Sigh....what a long day. Actually what a long week. More like 9 days. I will try to inform you as best as I can in my sleep deprived state. Last Wednesday Cody started to feel sick, but his malaria test came back negative. Cody still suspected it was malaria because his symptoms were similar to when he had it before. He decided to take some natural remedies to see if that helped and he thought it was. He would feel okay for a while and then would be feeling sick again. Saturday morning he woke up feeling pretty good so we thought it was all over. We suspected that maybe it was the flu as it had gone around our house. Sunday he took a turn for the worst, and I took him again to get malaria tested. It was plus III which means nothing to most of you, but it basically means the malaria parasites were numerous in his blood. He was also testing positive for typhoid. We were able to get him on meds and fluids right away. After a day and half things were not getting better and in fact he was really miserable and was not doing well. Couldn't keep anything down. Things didn't get progressively better so I decided that we would take him to the nearest hospital about 2 hours away. Once there they did some more testing to find out a whole lot of nothing. For me it was hard to see him in the state he was in. He was very confused, slept all day, and was in a lot of pain. One night he was having hallucinations. It was physically and emotionally demanding for me because here you take care of the patient and provide food for yourself. I was up with him all night making sure he didn't pull out his IV or fall out of his bed. I would also have to unhook him from his IV so he could use the bathroom, or vomit. I got 2 hours of sleep and 4 the night before. Again after finding nothing wrong, my heart ached. Really? After the doctor told me there was nothing abnormal I decided I wanted to take him off the quinine treatment, as it is really harsh and many of his symptoms sounded like a severe reaction to the drug. (i.e. chest pain, loss of hearing, deliruim, vomiting, diarrhea etc). When malaria is so severe doctors think that quinine is the best. I am not so sure for Cody. By this morning (Thursday) he was not vomiting, and I did get more sleep, but his fever returned, bring alarm to me. Why a fever? They were also giving him antibiotic for the typhoid so he shouldn't be having fever (not to mention the test for typhoid was not negative). At that point I decided that I wanted to take him to Kampala for further testing and to be at a more advanced facility. When morning broke, I started making arrangements to getting him to Kampala as quickly as I could. I knew driving was not an option. I called MAF (mission aviation fellowship) for an emergency flight and they were there within 3 hours. It was amazing. The emotion I felt when I saw the plane land on the dirt strip was indescribable. For Cody it felt like the longest plane ride but it was only 1 and a half hours seeming minute compared to the 12 hour drive. Once at the hospital in Kampala more tests revealed nothing was wrong (malaria and typhoid were both gone), but I knew otherwise. This is not my husband. He has been sick for 9 days. Hasn't eaten anything in 7. Hasn't had a legitimate conversation with me since Saturday. Why is his hand numb? Why is he swelling so? Why the fever? Why does he sleep all day? They ran more tests. The newest results are that he is having kidney problems similar to kidney failure. This is due to malaria and then the drugs on top of that. The doctors do not think it is severe enough to put him on dialysis but they are keeping an eye on it so that if it were to get worse they can take appropriate actions.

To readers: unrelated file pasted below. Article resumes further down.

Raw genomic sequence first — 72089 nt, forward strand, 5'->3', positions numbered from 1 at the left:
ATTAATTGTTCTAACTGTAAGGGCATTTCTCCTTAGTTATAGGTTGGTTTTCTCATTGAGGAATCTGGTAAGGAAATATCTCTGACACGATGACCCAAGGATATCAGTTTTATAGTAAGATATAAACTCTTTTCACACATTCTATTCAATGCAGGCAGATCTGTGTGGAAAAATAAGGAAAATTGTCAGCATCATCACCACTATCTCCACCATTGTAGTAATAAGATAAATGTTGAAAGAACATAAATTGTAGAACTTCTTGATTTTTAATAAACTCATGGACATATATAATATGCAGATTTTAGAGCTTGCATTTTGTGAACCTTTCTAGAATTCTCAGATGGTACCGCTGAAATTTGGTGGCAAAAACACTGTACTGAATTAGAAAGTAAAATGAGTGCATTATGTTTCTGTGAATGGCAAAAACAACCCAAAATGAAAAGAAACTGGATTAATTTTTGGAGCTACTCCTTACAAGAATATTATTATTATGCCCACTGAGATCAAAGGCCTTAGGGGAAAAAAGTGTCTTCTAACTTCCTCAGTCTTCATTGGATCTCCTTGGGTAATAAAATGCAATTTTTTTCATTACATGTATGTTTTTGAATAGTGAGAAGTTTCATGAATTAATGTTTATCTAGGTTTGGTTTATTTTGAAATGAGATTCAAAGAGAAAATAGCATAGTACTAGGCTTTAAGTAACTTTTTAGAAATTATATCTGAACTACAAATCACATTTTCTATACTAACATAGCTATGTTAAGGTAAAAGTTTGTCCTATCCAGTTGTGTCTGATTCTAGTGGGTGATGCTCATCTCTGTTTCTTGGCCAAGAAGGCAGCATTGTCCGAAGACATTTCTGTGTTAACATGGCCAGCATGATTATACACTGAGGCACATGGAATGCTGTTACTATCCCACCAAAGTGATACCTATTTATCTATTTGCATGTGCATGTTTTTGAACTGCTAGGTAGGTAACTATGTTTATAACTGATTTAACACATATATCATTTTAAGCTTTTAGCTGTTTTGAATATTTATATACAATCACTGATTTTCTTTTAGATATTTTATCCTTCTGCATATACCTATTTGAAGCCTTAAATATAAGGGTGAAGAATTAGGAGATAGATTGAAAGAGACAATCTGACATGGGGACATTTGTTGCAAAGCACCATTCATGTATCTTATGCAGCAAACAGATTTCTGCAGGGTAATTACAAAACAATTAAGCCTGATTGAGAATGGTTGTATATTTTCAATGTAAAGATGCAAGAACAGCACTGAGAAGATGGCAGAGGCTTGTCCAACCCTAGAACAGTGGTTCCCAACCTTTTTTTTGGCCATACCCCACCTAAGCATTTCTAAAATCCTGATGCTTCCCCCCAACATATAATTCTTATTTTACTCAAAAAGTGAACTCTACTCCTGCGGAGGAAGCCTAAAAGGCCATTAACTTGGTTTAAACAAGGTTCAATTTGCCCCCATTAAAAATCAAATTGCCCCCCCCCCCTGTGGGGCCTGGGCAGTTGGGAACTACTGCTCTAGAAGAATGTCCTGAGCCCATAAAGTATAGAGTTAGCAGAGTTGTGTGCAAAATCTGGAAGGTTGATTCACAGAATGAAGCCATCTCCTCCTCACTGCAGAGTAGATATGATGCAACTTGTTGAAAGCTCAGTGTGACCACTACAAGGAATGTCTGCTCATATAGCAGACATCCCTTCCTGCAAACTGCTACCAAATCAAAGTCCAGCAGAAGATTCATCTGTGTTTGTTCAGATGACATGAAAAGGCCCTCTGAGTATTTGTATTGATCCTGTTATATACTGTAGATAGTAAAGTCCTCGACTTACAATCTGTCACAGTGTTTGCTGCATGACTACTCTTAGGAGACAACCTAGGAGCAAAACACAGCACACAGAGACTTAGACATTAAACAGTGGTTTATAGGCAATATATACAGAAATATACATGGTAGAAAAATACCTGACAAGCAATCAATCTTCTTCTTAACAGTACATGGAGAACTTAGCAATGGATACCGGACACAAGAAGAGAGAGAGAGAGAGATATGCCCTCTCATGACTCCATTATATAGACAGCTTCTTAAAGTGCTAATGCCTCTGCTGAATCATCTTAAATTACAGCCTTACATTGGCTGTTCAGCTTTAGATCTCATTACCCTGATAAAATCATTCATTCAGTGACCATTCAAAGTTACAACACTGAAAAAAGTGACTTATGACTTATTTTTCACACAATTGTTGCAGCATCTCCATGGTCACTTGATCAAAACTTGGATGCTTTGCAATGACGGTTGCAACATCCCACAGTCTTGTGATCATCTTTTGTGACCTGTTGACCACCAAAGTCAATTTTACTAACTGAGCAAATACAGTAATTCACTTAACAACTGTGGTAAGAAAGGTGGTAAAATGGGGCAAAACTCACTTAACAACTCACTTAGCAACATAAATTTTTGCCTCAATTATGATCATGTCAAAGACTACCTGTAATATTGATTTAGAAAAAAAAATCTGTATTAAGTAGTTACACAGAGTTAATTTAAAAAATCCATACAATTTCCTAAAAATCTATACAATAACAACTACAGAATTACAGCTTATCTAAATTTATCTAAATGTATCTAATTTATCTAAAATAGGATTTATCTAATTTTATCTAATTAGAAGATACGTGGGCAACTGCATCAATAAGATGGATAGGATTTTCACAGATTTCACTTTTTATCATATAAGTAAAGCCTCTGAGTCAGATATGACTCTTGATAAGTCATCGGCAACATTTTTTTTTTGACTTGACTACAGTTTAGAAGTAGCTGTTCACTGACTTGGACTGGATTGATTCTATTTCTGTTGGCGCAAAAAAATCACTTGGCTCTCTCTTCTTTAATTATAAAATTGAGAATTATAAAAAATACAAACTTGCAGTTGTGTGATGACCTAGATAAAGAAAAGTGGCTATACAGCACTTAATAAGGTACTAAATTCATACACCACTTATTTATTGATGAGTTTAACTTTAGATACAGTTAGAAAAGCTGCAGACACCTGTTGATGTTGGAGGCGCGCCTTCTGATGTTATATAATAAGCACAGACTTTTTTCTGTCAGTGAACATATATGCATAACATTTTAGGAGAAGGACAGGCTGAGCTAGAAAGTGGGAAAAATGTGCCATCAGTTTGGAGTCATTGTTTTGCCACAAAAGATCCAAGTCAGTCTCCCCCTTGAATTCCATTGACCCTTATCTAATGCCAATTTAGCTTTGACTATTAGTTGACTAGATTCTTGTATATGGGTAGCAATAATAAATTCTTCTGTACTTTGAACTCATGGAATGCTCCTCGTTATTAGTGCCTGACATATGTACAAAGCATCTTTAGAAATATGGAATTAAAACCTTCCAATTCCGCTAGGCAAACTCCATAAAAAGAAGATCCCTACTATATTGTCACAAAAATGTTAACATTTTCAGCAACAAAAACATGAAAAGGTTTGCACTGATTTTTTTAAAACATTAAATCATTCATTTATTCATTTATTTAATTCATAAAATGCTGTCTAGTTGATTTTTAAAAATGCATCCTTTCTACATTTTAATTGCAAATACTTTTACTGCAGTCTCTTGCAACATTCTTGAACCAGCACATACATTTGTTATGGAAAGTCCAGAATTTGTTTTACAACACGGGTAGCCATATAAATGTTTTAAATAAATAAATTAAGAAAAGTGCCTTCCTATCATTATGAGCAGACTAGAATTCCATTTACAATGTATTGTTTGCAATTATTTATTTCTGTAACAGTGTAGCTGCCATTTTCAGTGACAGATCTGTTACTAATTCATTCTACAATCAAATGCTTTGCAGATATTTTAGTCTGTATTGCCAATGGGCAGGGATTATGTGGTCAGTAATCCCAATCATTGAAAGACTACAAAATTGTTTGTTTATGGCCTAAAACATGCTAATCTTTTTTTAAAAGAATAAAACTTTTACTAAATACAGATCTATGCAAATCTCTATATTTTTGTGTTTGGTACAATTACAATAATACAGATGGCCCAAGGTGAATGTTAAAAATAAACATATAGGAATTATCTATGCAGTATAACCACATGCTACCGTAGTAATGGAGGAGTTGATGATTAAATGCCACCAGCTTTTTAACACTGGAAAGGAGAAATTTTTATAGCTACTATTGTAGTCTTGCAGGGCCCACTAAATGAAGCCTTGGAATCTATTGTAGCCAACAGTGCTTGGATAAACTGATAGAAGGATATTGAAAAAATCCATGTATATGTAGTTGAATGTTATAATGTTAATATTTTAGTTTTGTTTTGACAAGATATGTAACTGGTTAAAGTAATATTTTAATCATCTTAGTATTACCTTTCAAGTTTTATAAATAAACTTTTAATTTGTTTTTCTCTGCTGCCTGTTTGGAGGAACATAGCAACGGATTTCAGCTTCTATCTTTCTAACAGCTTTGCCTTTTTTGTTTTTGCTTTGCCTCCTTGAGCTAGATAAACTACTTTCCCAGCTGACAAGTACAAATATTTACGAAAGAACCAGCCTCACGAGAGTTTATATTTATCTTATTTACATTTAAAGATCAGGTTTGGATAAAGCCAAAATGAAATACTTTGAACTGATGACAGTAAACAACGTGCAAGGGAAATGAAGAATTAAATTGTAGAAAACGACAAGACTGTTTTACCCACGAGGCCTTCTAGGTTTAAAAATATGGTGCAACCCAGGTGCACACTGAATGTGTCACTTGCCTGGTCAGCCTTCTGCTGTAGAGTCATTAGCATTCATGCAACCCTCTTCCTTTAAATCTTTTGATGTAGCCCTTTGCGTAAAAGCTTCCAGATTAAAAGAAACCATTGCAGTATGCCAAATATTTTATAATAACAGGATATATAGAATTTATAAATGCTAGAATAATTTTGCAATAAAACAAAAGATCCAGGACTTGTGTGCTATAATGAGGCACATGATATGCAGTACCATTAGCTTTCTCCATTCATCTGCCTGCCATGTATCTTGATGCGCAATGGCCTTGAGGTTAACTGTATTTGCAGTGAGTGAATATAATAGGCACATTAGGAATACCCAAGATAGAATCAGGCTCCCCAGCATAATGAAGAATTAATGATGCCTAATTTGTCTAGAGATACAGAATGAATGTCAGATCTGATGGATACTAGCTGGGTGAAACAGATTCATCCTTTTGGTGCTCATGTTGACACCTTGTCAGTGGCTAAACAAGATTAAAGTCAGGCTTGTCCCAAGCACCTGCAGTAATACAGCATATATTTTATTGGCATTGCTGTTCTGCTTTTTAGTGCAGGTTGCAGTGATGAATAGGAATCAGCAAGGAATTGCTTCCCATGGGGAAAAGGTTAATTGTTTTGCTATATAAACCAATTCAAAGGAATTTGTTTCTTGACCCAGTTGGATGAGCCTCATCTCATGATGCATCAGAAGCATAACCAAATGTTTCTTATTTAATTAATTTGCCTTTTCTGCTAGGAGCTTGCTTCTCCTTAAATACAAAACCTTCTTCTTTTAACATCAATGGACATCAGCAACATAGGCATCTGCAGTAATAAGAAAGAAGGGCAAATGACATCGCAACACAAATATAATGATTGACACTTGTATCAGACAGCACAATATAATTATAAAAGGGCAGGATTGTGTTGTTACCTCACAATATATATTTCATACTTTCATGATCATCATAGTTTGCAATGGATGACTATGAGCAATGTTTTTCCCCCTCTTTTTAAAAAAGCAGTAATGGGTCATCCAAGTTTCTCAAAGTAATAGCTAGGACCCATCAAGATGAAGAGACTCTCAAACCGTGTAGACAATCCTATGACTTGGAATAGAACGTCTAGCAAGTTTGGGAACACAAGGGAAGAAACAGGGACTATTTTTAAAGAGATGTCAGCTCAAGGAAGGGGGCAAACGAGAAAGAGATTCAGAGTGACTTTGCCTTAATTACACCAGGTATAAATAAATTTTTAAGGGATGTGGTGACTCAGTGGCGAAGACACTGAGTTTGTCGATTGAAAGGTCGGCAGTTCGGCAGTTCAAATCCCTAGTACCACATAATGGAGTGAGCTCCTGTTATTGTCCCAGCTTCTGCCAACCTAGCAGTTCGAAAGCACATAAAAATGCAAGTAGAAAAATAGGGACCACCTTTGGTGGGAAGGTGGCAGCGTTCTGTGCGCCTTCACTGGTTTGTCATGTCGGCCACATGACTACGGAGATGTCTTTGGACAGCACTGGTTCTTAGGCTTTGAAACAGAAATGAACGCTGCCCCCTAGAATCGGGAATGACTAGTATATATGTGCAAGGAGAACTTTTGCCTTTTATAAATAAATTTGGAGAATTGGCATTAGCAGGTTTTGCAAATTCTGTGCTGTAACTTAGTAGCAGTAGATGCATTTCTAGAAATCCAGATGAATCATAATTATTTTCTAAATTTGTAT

How am I doing? I am relieved to have a diagnosis, but now I pray he gets better because the pattern so far has not been in our favor. God has been so good to us in this whole process and I am so thankful for all that he has done. Thankful that we were able to bring him to Kampala.